JACKSON, Miss. (WLBT) -According to a recent study by the National Federation of Independent Business, some small business owners are not as optimistic about sales in 2021 as in years past.
The NFIB website says the group has collected data from its members through a quarterly survey since 1973 and a monthly survey since 1986. Small business owners participated in this survey in January 2021.
“The NFIB Small Business Optimism Index declined in January to 95.0, down 0.9 from December and three points below the 47-year average of 98. Owners expecting better business conditions over the next six months declined seven points to a net negative 23%, the lowest level since November 2013. The net percent of owners expecting better business conditions has fallen 55 points over the past four months.” The full report can be found here.
Claudette Suton, owner of Soul Sistas’ Diner on Grants Ferry Road says optimism has never left her business plan.
Suton opened her restaurant at the peak of the pandemic in May 2020. She says she was nervous about opening, but her faith helped her push through.
Business briefly slacked off, “But it is slowly coming back,” she said.
Thankfully Suton never left. Soul Sistas’ is still hanging on, while many small businesses were forced to close due to the pandemic.
The daily customers have kept the lights on and the fries frying since opening day. Suton says she and her staff are grateful for their faithful lunch and dinner crowd, “Sometimes we start their food, so it will be hot, ready for them when they walk through the door.”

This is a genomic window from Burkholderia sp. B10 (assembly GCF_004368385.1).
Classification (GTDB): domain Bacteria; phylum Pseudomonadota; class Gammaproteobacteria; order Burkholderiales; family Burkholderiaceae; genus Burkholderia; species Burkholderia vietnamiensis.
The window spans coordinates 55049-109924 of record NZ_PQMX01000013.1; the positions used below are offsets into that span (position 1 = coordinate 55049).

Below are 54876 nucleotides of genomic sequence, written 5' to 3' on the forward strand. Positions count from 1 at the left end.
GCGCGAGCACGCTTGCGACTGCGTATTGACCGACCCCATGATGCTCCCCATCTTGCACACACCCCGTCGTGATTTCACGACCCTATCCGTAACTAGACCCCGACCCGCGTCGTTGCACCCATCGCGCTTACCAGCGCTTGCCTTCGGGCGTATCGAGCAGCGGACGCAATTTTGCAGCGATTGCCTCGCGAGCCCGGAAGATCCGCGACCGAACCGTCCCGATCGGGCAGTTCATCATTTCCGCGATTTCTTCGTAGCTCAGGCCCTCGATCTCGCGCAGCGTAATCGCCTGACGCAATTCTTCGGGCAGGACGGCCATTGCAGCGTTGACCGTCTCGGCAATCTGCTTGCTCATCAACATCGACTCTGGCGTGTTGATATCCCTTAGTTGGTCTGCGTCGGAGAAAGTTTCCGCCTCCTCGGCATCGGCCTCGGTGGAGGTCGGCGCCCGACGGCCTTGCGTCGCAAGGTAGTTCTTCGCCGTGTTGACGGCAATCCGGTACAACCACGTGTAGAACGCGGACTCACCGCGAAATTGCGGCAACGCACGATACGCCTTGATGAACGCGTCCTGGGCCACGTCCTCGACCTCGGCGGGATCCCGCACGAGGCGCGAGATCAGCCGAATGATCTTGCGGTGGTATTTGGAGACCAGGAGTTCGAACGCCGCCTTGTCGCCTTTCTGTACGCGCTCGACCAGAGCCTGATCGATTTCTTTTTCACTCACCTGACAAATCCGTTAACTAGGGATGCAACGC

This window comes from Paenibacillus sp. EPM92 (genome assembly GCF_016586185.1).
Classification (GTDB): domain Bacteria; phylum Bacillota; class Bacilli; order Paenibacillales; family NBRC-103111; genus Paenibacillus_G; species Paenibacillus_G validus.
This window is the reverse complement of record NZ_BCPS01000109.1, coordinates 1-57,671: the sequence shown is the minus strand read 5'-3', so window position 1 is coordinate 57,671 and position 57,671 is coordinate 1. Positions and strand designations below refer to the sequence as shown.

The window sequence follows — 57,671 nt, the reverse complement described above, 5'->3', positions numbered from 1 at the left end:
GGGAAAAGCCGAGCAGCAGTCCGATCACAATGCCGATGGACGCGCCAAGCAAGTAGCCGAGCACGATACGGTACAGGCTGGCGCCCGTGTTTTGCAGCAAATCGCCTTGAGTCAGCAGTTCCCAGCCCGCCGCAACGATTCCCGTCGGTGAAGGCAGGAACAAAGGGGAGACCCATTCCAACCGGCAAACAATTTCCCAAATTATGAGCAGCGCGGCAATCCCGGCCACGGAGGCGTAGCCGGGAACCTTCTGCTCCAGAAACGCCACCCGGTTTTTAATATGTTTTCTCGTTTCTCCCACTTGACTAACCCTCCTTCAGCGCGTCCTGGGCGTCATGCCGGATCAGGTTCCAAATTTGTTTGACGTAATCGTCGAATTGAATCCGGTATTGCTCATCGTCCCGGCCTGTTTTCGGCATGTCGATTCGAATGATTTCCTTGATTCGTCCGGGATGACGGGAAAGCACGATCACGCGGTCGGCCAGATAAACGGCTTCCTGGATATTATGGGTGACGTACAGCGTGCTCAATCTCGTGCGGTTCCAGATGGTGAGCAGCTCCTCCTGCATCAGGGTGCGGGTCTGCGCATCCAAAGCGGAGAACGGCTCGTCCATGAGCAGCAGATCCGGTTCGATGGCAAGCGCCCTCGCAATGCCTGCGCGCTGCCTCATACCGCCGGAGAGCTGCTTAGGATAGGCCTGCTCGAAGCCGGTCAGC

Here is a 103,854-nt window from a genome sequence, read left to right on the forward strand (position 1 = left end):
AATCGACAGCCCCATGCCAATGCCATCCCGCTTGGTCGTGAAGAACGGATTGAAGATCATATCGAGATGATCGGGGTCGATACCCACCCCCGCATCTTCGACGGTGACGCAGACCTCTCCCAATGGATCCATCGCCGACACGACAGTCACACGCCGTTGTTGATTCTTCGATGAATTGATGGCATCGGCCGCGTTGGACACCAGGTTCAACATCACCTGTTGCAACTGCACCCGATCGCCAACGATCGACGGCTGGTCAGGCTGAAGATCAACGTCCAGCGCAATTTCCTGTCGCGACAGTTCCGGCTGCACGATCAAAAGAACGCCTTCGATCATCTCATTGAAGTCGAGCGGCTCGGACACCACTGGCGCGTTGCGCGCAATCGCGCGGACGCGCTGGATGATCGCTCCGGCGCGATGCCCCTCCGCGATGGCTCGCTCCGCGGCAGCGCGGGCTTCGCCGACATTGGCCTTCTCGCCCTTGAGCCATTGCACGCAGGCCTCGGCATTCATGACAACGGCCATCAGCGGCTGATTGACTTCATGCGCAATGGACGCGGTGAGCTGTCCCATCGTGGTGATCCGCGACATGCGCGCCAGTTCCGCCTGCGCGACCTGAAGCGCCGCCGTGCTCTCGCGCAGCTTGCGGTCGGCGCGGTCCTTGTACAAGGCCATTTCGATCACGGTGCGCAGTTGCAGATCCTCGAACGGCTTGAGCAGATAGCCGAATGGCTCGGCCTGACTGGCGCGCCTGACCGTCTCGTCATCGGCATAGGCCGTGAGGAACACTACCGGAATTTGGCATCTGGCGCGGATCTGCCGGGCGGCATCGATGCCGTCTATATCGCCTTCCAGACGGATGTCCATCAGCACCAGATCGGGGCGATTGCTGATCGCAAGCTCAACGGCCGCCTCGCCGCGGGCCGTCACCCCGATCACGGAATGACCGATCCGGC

That survey resulted in an optimism dip granted not a major dip, but certainly, a mindset has changed for some. Just not for Suton or Ronald Traxler, owner of Impression Books.
Traxler recalls avid readers not skipping a beat last summer, “People would come in and load up. Literally to take books home to read.”
That’s not to say that after a year and a half, with the majority being in a pandemic, this bookstore hasn’t seen a cloudy day or two. Traxler says they are solid, “Just about back to where we were this time last year concerning revenue. So, even though it has been a roller coaster, up and down, down and up, we are stable now.” He says based on that, their projections and volume are increasing.
Traxler says they are capitalizing on the demand for online sales and curbside pickup, “Since we opened, we learned quickly to listen to our clientele,” Traxler says. Their online service allows patrons to request a book. The books can be mailed or are available for store pickup.
As for these two businesses, their customers might have put the fork down and pushed away from the book, but it sounds like they always come back, “There is still, there probably always will be something aesthetic about the printed page,” Traxler says.